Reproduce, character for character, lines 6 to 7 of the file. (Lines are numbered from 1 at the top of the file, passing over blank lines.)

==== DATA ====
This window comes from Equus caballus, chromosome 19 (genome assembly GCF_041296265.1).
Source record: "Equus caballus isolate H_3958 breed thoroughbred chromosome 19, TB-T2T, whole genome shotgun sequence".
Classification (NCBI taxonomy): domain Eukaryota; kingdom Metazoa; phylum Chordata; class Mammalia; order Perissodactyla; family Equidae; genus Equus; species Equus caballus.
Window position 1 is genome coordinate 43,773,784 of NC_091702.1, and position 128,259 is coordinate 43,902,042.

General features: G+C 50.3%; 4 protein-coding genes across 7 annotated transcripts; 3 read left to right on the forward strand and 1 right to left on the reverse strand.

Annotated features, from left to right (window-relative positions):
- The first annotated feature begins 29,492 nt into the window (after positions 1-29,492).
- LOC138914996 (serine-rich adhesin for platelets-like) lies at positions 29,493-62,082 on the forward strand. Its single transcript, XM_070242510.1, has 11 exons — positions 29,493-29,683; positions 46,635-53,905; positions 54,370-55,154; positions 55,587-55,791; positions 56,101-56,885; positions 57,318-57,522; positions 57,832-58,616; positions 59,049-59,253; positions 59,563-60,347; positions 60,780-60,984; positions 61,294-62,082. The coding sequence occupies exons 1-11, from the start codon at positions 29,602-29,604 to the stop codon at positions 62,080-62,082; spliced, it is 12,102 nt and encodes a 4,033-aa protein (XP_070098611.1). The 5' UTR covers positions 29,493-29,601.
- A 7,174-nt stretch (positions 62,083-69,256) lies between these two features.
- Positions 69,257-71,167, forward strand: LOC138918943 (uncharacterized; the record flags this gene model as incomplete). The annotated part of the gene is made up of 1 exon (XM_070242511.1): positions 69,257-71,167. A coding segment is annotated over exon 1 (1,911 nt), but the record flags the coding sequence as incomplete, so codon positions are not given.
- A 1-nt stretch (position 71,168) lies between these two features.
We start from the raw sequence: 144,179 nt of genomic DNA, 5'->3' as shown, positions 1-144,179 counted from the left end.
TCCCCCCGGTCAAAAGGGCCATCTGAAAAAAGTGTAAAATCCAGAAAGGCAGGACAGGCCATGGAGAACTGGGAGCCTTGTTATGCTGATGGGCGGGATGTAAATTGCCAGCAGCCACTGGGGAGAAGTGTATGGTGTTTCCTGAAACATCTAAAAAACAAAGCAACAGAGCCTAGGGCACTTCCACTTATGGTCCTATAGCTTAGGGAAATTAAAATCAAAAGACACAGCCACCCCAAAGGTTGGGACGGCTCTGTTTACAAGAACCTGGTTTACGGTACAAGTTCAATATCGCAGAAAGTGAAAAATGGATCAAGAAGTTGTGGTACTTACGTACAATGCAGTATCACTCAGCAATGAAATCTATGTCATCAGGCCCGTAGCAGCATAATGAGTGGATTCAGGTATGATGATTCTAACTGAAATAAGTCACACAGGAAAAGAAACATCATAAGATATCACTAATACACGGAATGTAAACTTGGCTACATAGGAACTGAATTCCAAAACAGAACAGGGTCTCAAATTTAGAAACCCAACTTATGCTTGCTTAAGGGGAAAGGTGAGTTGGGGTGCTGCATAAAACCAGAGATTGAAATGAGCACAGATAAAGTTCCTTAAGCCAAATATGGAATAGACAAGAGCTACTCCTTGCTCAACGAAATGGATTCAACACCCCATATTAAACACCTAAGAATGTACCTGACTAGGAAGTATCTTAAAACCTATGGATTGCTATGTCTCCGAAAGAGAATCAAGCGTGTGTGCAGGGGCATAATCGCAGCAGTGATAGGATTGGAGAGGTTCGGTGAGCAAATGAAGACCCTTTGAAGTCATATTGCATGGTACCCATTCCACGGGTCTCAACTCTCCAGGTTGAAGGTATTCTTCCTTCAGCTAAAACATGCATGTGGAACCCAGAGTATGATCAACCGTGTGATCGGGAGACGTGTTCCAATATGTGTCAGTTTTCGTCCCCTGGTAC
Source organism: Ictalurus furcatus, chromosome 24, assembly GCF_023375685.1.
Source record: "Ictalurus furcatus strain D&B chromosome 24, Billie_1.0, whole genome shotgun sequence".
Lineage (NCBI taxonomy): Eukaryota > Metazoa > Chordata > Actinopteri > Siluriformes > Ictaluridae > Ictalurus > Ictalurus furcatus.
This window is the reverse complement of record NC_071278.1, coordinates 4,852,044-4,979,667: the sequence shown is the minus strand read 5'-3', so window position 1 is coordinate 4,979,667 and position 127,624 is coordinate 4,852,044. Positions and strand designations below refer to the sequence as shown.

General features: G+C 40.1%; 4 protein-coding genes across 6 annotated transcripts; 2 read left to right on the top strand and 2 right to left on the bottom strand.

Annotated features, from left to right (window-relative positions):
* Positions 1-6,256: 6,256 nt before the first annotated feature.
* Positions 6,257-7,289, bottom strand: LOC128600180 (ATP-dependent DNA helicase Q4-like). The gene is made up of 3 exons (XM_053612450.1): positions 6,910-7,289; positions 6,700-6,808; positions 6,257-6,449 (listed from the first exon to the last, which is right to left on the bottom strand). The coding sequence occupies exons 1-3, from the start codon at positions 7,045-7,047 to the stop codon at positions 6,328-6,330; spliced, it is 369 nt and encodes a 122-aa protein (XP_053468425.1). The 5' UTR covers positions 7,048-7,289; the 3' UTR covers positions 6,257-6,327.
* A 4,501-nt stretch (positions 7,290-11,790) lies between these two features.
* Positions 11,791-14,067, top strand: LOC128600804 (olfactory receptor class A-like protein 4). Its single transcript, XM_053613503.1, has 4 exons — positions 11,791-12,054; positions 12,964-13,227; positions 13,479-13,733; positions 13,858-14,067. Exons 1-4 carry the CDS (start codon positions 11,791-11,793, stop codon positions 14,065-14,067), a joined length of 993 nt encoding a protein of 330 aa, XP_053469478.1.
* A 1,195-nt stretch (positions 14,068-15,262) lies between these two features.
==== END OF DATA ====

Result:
Annotated features, from left to right (window-relative positions):
- The first annotated feature begins 29,492 nt into the window (after positions 1-29,492).